Plaintiffs next challenge Section 125.14 of the Ordinance (the “Open Booth Restrictions”). Plaintiffs acknowledge that this court has upheld similar “open booth” restrictions in the past. See, e.g., Matney v. County of Kenosha, 86 F.3d 692, 700 (7th Cir.1996). In Matney, we concluded that a Kenosha ordinance similar to the Ordinance constituted a constitutional manner restriction. See id. at 698. Plaintiffs assert that the Ordinance is more stringent than the Kenosha ordinance and therefore violates the First Amendment.14
In Matney, we held that Kenosha's open booth restrictions were content-neutral time, place, or manner restrictions and served the legitimate governmental interest of combating the spread of communicable diseases and promoting safe and sanitary conditions. See id. at 695-96. We thus asked whether the Kenosha open booth restrictions were narrowly tailored to further that interest. See id. The plaintiffs contended that there were alternatives to the Kenosha open booth requirements that were less speech-intrusive. See id. at 696. We rejected that contention, noting that a regulation need not be the least restrictive or least intrusive means of achieving the government's legitimate, content-neutral interests. See id. Rather, the Kenosha open booth restrictions promoted a substantial government interest that would be achieved less effectively absent the restrictions and the restrictions were not substantially broader than necessary to achieve that interest. See id. Further, because the open booth restrictions left open alternative channels of communication, we upheld the Kenosha ordinance in its entirety. See id. at 697-98.
Plaintiffs concede, as they must, that the Open Booth Restrictions are content neutral. The plain language of the preamble to the Ordinance makes clear that it was passed for purposes of “preserv[ing] the health, safety and welfare” and preventing “the spread of sexually transmitted diseases.” The Ordinance is aimed at the “secondary effects” of private viewing booths-the possible spread of disease and the creation of unsanitary, unhealthy conditions-and not at the content of the films that are shown in the booths. See id. at 696.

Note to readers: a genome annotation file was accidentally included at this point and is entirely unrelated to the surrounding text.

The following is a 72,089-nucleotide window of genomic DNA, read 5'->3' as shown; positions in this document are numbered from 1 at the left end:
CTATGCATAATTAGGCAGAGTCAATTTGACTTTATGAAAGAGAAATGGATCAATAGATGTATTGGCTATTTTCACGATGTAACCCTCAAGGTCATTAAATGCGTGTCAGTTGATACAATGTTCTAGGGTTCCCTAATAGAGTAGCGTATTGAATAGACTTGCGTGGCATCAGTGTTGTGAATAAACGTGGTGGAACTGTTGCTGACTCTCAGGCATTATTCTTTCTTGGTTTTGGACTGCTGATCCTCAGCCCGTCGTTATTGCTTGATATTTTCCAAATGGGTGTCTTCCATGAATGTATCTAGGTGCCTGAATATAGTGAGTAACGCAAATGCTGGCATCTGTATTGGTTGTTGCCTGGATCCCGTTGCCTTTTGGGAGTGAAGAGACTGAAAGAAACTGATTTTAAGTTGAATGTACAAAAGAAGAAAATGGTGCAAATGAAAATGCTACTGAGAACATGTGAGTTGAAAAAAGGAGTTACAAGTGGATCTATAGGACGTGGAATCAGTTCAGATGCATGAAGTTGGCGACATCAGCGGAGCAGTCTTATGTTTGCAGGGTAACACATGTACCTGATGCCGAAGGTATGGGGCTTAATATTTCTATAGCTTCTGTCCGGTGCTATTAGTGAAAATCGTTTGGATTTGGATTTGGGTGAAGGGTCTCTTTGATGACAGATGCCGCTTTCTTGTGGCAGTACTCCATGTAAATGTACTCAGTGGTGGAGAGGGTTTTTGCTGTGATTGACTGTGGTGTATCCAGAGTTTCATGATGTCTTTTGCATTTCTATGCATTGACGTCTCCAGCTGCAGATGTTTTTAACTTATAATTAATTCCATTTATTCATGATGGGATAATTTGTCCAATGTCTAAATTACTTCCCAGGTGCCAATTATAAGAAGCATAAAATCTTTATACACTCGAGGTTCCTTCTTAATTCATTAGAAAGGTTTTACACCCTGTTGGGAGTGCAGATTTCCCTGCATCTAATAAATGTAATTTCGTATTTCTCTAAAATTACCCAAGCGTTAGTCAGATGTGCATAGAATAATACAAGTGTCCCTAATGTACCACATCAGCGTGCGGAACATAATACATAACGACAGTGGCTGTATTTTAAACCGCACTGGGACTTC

Turning to the second criterion under Ward, plaintiffs also admit that the Open Booth Restrictions serve a legitimate government interest. Fighting the spread of sexually transmitted diseases and maintaining safe, sanitary conditions constitute a significant government interest. See id. Moreover, Open Booth Restrictions further that interest. Plaintiffs contend, however, that the Ordinance is not narrowly tailored to serve that interest.
We are satisfied that Mishawaka's goals of preventing the spread of disease and maintaining sanitary and safe conditions at sexually-oriented businesses “would be achieved less effectively absent the [open booth] regulation.” Id. In the present case, plaintiffs make the same mistake as the plaintiffs in Matney did by contending that the restrictions are “not narrowly tailored ․ because they believe there are less speech-infringing possibilities.” Id. For example, plaintiffs propose that video cameras or roaming security guards would accomplish Mishawaka's legitimate goals as effectively as the Open Booth Restrictions contained in the Ordinance. While this may be true, the possibility of less-speech-restrictive alternatives is, of course, not the proper inquiry under Ward. See Matney, 86 F.3d at 697. We thus conclude that the Open Booth Restrictions are not “substantially broader than necessary to achieve the government's interest.” Ward, 491 U.S. at 800, 109 S.Ct. 2746.
Moving on to the final Ward factor, we have repeatedly held that regulations like the Open Booth Restrictions leave open ample alternative channels of communication. See Matney, 86 F.3d at 697 (listing cases). Plaintiffs do not persuade us to disregard the holding in Matney. Therefore, we hold that the Open Booth Restrictions are constitutional time, place, or manner restrictions.
G. Judicial Review
On appeal, plaintiffs contend that the licensing requirements are facially invalid in their entirety because the Ordinance lacks a provision preserving the status quo, pending judicial review of the denial or revocation of an existing business's license. See Southeastern Promotions, 420 U.S. at 560, 95 S.Ct. 1239 (“[A]ny restraint prior to judicial review can be imposed only for a specified brief period and only for the purpose of preserving the status quo.”) (emphasis added). Plaintiffs concede that this issue was neither raised before the district court nor considered by the district court, and generally, we do “not address, for the first time on appeal, an argument which has not been raised at the trial court level.” Diersen v. Chicago Car Exchange, 110 F.3d 481, 485 (7th Cir.1997). Although this general rule has exceptions, invocation of those exceptions is discretionary. See id. As stated above, we are remanding the case in part to allow the district court to specifically address plaintiffs' Section 125.22 challenge. Plaintiffs may raise the matter of facial invalidity at that time in order to allow the district court an initial opportunity to address the issue. Thus, we need not exercise our discretion at this time.